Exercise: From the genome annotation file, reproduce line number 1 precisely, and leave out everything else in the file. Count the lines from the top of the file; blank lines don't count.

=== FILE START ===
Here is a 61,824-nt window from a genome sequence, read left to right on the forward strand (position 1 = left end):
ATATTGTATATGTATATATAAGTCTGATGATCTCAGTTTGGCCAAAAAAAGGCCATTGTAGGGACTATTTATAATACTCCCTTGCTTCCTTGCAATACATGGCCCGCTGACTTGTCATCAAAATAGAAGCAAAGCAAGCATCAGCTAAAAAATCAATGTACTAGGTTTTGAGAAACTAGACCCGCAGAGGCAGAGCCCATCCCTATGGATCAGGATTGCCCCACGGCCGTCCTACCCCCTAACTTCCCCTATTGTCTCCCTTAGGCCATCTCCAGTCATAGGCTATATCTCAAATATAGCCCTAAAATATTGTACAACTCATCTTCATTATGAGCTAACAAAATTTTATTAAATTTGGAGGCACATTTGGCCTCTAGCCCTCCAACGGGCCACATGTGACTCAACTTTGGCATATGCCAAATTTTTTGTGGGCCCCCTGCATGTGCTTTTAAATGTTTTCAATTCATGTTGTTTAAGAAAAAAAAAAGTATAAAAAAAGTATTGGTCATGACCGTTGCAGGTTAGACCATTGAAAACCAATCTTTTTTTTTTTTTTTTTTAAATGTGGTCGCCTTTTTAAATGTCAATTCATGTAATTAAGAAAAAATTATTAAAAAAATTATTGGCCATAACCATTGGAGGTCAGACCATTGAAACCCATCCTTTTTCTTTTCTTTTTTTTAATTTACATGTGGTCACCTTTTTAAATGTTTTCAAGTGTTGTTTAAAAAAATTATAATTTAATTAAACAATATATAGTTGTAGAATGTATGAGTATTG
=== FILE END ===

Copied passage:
Here is a 61,824-nt window from a genome sequence, read left to right on the forward strand (position 1 = left end):